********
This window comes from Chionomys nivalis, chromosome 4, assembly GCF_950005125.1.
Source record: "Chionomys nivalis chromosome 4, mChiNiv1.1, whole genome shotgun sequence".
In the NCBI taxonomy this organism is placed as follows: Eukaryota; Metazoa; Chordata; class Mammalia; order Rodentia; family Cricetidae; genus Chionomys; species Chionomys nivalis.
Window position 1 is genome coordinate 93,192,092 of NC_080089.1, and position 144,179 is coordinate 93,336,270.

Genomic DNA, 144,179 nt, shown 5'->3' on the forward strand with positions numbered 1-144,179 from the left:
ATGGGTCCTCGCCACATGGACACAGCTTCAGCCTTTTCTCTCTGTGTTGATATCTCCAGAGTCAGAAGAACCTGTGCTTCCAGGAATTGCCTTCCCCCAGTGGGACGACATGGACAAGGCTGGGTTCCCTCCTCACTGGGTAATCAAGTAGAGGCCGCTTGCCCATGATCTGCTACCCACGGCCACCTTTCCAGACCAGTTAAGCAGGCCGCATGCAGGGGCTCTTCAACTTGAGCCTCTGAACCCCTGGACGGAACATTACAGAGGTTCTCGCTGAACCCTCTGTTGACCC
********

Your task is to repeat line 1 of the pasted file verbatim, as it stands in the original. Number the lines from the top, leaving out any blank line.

This window comes from Chionomys nivalis, chromosome 4, assembly GCF_950005125.1.